I would eat genetically engineered food as any other. The reality, of course, is that virtually all of our food has had genetic engineering - its been called selective breeding. Moving genes directly has only made the process easier.
Your two concerns regarding the genetically engineering salmon are less than you might think:
1) the comparison with the concerns over the sugar beets - no, the beets themselves don't go anywhere; the concern is due to cross pollination; it's the pollen that travels on the wind. This has been a problem voiced by seed-growing companies for decades, not just about sugar beets, but about lots of different plants. In my opinion the concern, however, shouldn't be any greater for deliberately modified genes than for modifications caused by stray cosmic rays.
2) Yes, these new fish eat smaller fish. So, also, do the wild or farmed salmon. If these new varieties do in fact use food more efficiently, then there will be less herring or sardines required per pound of salmon produced, thus reducing the decimation of the herring/sardine population. You are right, though, that it more sense to eat things lower on the food chain - less impact on the environment, and healthier because lots of contaminents accumulate and concentrate as you move up the food chain. But that means you don't eat salmon, and I do like salmon now and then.
09/27/2010 - 12:15pm
I would not knowingly eat genetically engineered anything. Studies have shown that genetically engineered soy is more highly allergenic than regular soy. Genetic engineering introduces features that might not be in the normal human diet and may be dangerous to our health. For instance, pest resistant varieties of grains may also be people resistant because they may contain poisons to fend off the pests.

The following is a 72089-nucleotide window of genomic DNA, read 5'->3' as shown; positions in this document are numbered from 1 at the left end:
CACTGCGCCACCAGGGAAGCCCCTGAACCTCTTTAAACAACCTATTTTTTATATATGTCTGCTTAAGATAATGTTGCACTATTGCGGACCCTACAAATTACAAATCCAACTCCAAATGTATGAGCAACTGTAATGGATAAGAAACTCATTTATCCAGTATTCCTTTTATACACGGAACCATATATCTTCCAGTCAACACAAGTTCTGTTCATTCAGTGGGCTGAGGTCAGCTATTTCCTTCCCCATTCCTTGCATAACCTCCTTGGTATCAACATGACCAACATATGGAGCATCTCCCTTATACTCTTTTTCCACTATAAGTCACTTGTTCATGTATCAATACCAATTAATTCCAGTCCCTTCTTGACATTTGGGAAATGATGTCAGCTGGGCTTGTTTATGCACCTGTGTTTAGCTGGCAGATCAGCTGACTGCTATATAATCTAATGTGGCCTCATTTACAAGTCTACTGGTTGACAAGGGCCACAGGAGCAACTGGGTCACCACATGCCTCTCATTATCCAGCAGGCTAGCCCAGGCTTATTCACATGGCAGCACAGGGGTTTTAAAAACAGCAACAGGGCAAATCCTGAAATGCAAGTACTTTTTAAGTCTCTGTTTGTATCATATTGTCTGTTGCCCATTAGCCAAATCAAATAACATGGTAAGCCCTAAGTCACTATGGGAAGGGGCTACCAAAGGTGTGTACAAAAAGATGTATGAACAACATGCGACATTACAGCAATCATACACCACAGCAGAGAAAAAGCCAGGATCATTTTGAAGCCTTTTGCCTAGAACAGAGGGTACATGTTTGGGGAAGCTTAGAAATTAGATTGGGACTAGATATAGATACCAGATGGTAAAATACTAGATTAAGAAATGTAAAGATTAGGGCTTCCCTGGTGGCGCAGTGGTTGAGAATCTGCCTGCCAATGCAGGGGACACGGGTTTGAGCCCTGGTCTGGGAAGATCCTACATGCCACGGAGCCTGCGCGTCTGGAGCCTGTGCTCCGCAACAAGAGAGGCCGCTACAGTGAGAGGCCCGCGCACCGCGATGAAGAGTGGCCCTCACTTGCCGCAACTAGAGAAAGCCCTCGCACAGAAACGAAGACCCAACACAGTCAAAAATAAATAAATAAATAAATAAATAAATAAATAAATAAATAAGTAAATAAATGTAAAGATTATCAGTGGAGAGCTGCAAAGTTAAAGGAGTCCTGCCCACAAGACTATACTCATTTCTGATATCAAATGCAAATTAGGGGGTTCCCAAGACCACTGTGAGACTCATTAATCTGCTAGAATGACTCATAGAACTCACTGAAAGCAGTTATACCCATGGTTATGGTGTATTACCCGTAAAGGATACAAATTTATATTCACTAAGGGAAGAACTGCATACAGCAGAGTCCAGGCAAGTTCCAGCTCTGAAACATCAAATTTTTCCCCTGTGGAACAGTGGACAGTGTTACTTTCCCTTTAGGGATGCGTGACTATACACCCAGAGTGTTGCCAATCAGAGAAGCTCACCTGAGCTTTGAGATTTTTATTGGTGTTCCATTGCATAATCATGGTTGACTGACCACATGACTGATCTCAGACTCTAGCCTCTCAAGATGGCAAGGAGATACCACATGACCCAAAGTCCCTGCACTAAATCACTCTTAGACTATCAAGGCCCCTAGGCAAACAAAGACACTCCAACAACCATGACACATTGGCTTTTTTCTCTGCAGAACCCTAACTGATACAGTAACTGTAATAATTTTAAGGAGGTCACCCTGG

09/27/2010 - 11:46am
As a farmer who is struggling to find non-gmo grains and other foods I think that some techie companies need to be reined in. There is too much that we don't know about how these foods will affect the current population of animal, plants and man. I have issues now with the gmo grains and rising fertility problems in my dairy herd, I hear it all the time that it isn't the grains causing it, yet I didn't have this problem 10 years ago when the amount of gmo grains were few and far between. Would I eat the frankensalmon? NO a resounding NO... because to me, no one has done enough research to find out what would happen if they escaped or like you said in the article about the harvesting smaller fish just to feed the larger ones. Maybe these people should be doing more to prevent the current diseases in the factory farmed fish instead of trying to circumvent Mother Nature....
09/27/2010 - 10:46am
Yes, If there wasn't any wild caught Alaska salmon available. We've been able to get good wild caught salmon at a reasonable price at the stores in our area. I'm not afraid of eating the GM fish but it's what may happen in the environment that can be troubling.